Thursday, August 31, 2006

Drugs are bad, m'kay?

Given the recent media coverage of the legalisation issue due to the Merchants Quay drug centre hosting Jerry Cameron, an FBI trained former US chief of police and current head of Law Enforcement Against Prohibition (LEAP), I think it's only fair to comment on how both for and against legalisiation camps are both in someway missing the mark.

Now me shock some by saying I believe there is no such thing as a 'drugs problem' in society, the issue really is why do people have to turn to drugs? Therefore drug abuse should be dealt with as a health and welfare issue and not a criminal issue. Funneling the money wasted on fighting the war against drugs towards building better community care for the disaffected would go a lot further than throwing it on some fight that can never be won.

Now before those against legalisation fall off their chairs let me point out that just legalising every drug and using the tax money to fund better rehab programs etc is not enough. It would be very near sighted to do that without due care.

Currently if a person wants to drive a car, which is a very dangerous piece of machinery as can be seen by the many road deaths every week, they need to procure a licence after getting many lessons and passing an eye test. Therefore should a person wish to purchase a substance which can seriously harm them and others around them they should be required to have a 'drugs licence'. Obviously the granting of which would be dependant upon psychological and physical screening, even for more mundane drugs like cannabis. This would also be a very effective way of limiting and monitoring usage.

As for heroin the current system of methadone treatment solves nothing. Methadone, which many users report, is actually more addictive than heroin and is far more potent.
So for heroin,cocaine and other seriously addictive drugs should people wish to purchase with a licence then they must also attend a drug rehabilitation program until they are no longer addicted. Failure to attend means licence is revoked. There is also the option of using an inhibitor like GABA-transaminase which will negate any effects of the narcotics permanently rendering the ingestion of an opiate by an addict pointless.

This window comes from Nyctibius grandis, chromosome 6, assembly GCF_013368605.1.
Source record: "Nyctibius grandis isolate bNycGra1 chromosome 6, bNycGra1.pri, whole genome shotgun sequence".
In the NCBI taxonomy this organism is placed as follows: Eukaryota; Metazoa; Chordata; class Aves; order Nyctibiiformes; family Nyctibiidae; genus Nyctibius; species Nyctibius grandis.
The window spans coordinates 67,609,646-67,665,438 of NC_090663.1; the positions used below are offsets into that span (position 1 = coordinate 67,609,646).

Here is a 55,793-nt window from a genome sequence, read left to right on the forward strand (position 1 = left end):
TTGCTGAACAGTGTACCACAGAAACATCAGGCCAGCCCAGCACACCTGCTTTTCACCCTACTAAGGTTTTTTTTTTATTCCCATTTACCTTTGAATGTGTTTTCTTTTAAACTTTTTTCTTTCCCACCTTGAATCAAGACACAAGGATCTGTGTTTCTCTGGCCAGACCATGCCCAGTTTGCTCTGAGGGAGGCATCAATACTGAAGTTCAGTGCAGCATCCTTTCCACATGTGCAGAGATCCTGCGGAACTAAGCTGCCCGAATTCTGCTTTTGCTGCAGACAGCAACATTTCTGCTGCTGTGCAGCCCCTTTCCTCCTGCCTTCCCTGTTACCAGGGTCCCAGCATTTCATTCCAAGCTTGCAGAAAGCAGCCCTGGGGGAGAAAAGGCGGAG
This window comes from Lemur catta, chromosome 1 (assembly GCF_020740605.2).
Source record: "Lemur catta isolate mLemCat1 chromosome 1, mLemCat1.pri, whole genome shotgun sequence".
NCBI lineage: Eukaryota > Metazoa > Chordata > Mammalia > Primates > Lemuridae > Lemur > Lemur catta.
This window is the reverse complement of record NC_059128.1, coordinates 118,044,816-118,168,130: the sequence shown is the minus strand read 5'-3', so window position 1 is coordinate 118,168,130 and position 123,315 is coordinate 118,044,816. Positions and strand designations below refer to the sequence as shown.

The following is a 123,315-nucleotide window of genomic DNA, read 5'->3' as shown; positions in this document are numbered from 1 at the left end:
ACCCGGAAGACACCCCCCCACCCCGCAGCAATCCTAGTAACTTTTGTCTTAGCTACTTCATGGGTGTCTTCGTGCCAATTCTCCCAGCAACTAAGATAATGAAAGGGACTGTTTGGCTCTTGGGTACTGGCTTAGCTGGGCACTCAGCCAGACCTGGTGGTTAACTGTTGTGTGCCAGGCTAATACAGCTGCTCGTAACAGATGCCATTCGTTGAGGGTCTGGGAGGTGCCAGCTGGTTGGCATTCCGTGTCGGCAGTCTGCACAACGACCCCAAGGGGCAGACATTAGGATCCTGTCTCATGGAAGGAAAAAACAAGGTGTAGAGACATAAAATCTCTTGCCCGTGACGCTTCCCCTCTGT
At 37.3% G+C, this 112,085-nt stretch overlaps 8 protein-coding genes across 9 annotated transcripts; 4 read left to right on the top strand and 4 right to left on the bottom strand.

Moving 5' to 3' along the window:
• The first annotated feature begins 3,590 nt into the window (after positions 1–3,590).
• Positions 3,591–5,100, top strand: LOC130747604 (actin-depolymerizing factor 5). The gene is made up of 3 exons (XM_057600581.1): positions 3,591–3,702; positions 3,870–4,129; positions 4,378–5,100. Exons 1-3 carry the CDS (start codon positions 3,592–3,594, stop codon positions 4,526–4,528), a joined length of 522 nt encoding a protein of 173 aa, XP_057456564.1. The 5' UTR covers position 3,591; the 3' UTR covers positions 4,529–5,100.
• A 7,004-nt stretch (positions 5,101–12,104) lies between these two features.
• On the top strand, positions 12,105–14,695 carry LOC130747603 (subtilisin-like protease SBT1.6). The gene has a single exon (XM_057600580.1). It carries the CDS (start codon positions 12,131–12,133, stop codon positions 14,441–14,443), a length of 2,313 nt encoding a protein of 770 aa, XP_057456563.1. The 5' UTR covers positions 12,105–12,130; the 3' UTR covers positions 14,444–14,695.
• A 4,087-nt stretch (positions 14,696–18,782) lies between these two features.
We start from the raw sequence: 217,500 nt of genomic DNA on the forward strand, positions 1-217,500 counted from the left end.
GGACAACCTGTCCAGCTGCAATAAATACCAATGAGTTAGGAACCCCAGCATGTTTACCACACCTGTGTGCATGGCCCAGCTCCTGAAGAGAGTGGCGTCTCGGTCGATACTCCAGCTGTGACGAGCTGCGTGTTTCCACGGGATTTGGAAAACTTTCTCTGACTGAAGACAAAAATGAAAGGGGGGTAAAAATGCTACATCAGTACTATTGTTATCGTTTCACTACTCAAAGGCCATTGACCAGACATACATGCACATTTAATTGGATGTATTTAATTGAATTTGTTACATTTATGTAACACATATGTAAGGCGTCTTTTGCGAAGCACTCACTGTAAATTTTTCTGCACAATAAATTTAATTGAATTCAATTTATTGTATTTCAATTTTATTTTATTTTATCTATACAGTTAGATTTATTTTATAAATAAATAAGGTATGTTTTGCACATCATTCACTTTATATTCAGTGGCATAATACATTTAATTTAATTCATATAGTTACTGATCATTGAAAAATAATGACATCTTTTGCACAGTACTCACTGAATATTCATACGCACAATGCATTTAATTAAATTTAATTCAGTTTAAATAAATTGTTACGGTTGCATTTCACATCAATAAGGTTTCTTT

The argument for a 'drugs licence' is one I have never heard before but I think it goes someway to addressing the concerns of both the pro and against camps.

And one other thing, we should never tolerate people like MEP Eoin Ryan and Grainne Kenny (the international president of anti-drugs organisation EURAD) for playing politics with peoples health. No doubt Eoin Ryan has to look to be tough on certain issues to his constituents and his party (that state being sued by cancer patients line is just plain ridiculous!) but both of them should be big enough to listen to the pro legalisation argument from experts such as Jerry Cameron and the Merchant Quay.

3 Comments:

Anonymous George Mall said...

You make a good point, but you fail to understand the disease of addiction. There is no cure, yet it has been confirmed in the medical world as a disease. It is genetic, and addicts ( this is only 10 % of people who use drugs, 20 % abuse drugs, and 70 % use recreationally.) That is to say, the 70 % who use recreationaly will do so successfully ( without harming themselves or others), the 20 % who abuse drugs will cause some form of harmto themselves or others, but when faced with consequences are able to stop. The 10 % who have the disease of addiction will use drugs even when faced with consequences. One does not go to a rehabilitation centre to be cured of addiction. One goes into a rehab because he has reached "rock bottom" and needs to be entered into a program, where he learns that he can not do drugs again.

Thursday, March 12, 2009 4:56:00 p.m.  
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